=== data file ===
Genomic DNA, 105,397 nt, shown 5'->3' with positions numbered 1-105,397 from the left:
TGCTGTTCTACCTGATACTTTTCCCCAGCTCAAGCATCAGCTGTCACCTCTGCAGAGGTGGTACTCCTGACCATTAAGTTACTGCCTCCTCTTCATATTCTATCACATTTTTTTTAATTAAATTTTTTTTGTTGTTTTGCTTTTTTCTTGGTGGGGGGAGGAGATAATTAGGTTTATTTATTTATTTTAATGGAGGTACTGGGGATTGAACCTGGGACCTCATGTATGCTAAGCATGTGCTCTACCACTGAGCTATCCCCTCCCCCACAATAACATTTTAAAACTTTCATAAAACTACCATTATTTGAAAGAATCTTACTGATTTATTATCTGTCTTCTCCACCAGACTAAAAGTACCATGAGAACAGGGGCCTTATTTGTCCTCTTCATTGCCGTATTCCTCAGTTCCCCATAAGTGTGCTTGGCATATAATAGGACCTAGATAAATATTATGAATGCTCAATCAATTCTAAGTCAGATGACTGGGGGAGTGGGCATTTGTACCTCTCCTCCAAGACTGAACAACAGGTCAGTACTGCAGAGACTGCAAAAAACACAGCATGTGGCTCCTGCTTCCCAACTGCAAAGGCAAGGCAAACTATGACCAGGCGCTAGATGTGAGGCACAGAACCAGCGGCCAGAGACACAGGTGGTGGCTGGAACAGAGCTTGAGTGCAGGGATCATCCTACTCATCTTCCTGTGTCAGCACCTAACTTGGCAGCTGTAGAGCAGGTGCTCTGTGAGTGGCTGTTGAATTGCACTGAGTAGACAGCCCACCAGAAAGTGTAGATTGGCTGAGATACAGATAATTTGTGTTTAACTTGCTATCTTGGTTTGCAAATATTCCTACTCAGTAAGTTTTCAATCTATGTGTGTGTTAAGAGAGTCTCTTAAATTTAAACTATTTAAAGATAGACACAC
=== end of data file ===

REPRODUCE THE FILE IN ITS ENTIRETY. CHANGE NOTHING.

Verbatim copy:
Genomic DNA, 105,397 nt, shown 5'->3' with positions numbered 1-105,397 from the left:
TGCTGTTCTACCTGATACTTTTCCCCAGCTCAAGCATCAGCTGTCACCTCTGCAGAGGTGGTACTCCTGACCATTAAGTTACTGCCTCCTCTTCATATTCTATCACATTTTTTTTAATTAAATTTTTTTTGTTGTTTTGCTTTTTTCTTGGTGGGGGGAGGAGATAATTAGGTTTATTTATTTATTTTAATGGAGGTACTGGGGATTGAACCTGGGACCTCATGTATGCTAAGCATGTGCTCTACCACTGAGCTATCCCCTCCCCCACAATAACATTTTAAAACTTTCATAAAACTACCATTATTTGAAAGAATCTTACTGATTTATTATCTGTCTTCTCCACCAGACTAAAAGTACCATGAGAACAGGGGCCTTATTTGTCCTCTTCATTGCCGTATTCCTCAGTTCCCCATAAGTGTGCTTGGCATATAATAGGACCTAGATAAATATTATGAATGCTCAATCAATTCTAAGTCAGATGACTGGGGGAGTGGGCATTTGTACCTCTCCTCCAAGACTGAACAACAGGTCAGTACTGCAGAGACTGCAAAAAACACAGCATGTGGCTCCTGCTTCCCAACTGCAAAGGCAAGGCAAACTATGACCAGGCGCTAGATGTGAGGCACAGAACCAGCGGCCAGAGACACAGGTGGTGGCTGGAACAGAGCTTGAGTGCAGGGATCATCCTACTCATCTTCCTGTGTCAGCACCTAACTTGGCAGCTGTAGAGCAGGTGCTCTGTGAGTGGCTGTTGAATTGCACTGAGTAGACAGCCCACCAGAAAGTGTAGATTGGCTGAGATACAGATAATTTGTGTTTAACTTGCTATCTTGGTTTGCAAATATTCCTACTCAGTAAGTTTTCAATCTATGTGTGTGTTAAGAGAGTCTCTTAAATTTAAACTATTTAAAGATAGACACAC